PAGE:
“Political power, properly so called, is merely the organized power of one class for oppressing another.”- The Communist Manifesto.
“Political power, properly so called, is merely the organized power of one class for oppressing another.”- The Communist Manifesto
Greatly influenced by the disparities between the wealthy elite and the common people during the 19th century, Karl Marx and Friedrich Engels envisioned a utopian society in which every person would be created equal. Citizens would have the same rights, and no single person would abuse the power held over another. Every man woman and child would rise up together in unity, and live in a perfect world. Acting on these visionary ambitions, they, along with many other like minded people, drafted the Communist Manifesto.
And yet today we, especially as Americans, have a different view of communism.
Though formally disbanded in 1991, the frightening specter of the United Soviet Socialist Republic still hangs over the United States, and still many books and movies portray Russia or communist China as enemies of the United States.
Americans hold the image of dictatorial Joseph Stalin, and the fearful concept of mutually assured destruction in close association with the word communism. Though the iron curtain that once descended upon Europe has long since disintegrated, a heavily fortified wall still remains in the minds of many.
The Soviet Union, Mao’s Red China, and North Korea are communist in name only, and even stand against many of the values that the writers of the communist manifesto once held dear. The existence of a privileged upper class, violent and indiscriminate purges, and showy displays of power demonstrated by these states would have disgusted visionary men such as Karl Marx.
All of the societies that have arisen under the name of communism are an affront to Marxist ideals, and fall nowhere close to the utopian ideals that Marx intended. The Soviet Union, China and North Korea were, and are, totalitarian police states in which none of the values of freedom and equality actually came to be.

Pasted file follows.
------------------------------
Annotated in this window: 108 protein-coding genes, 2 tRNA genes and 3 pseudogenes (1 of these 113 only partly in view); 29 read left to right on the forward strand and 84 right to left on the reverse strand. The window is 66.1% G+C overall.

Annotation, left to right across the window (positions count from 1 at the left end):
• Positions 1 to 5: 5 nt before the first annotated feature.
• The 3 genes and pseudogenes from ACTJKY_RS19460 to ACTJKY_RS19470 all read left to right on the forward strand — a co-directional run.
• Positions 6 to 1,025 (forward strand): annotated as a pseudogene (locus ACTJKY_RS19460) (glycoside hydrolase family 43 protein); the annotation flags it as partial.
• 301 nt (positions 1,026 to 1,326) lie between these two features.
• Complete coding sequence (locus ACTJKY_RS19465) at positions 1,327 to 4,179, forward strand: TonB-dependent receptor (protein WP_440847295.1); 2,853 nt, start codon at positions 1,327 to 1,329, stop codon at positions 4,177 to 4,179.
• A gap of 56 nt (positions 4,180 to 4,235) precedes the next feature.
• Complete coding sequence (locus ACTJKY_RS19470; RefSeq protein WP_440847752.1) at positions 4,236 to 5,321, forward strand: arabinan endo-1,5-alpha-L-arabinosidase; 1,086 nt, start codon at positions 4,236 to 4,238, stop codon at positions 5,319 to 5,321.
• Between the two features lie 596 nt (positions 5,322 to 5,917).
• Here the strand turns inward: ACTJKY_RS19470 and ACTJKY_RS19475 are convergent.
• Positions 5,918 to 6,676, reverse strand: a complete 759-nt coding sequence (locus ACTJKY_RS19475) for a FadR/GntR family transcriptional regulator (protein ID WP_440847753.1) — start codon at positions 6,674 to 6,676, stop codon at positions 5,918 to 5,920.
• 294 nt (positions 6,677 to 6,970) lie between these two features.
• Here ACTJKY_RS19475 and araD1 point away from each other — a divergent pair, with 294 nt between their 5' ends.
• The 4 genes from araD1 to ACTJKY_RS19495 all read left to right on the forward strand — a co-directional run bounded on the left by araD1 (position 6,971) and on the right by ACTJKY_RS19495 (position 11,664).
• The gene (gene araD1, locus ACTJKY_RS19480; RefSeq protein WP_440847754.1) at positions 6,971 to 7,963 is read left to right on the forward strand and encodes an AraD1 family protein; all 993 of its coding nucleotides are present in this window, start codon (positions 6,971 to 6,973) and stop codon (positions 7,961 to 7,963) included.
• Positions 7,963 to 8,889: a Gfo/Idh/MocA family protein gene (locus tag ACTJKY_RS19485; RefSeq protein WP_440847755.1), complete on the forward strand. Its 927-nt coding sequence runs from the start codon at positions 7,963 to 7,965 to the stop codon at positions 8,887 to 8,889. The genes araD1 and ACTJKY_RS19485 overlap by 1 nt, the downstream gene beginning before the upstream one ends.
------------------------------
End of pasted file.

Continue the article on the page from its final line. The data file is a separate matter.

So why are are Americans so afraid of an ideology that not only proved that it does not function, but no longer exists at large in the modern world?
The answer is simple. Americans so deeply feared a communist ruled world during the cold war era, that the fear still spills over into modern society. The Communist Manifesto calls for a global overthrowing of the bourgeoisie by the proletariat class. The Soviets grossly misinterpreted this as a summons to conquer the world and impose communism on all peoples. Soviet hegemony naturally lead to fear from the non-communist world.
Americans must make an attempt to get past their irrational fear of the long dead Soviet Union.
A reemergence of the Soviet Union is a common fear exacerbated by Vladimir Putin and his actions in Crimea, and more recently in Syria. But why? Not only is the Soviet Union long since disbanded, but an imperialist style conquering of Western Europe is impossible with Russia’s current military strength and would never be permitted by the United Nations, or the United States.
Even so, can Americans get over their fear of communist and socialistic views and ideologies, and the stigmas that go with it? Calling someone a communist, or a socialist, is a common attempt at a political attack, however it is wrong and petty to attempt to attack someone solely based on their political orientation. Being called a communist, or a socialist is not a slur at all, but rather an affirmation of qualities of freedom and equality.
Moreover, the First Amendment of the United States Constitution states that “Congress shall make no law…abridging the freedom of speech.” As a United States citizen, any person should feel free and comfortable to express whatever opinions they may hold, so long as that they do not impede the constitutional rights of another person. So shouldn’t a citizen feel free to openly be a member of the communist or socialist party if they so choose? No person should feel unable to express their political opinions for fear of ridicule or rejection.
During and since the Cold War, Americans have continually disregarded the rights of other citizens due to an irrational fear of communism. As is evident in the McCarthy hearings, and the blacklisting of Hollywood filmmakers, civil liberties take a back seat under the threat of a supposed communist take over. Clearly this does not align with the freedoms that Americans are so quick to invoke when something that they hold dear is at risk.
We must abolish this double standard. Either United States citizens are free to be a part of any political party they wish, or they aren’t, but for people to discriminate against those who simply disagree with their views is a tragedy.
Americans must overcome their irrational fear of communism, and recognize the hypocrisy of their standards of freedom. Communism is not a dirty word, and most certainly is not an ideology to be feared.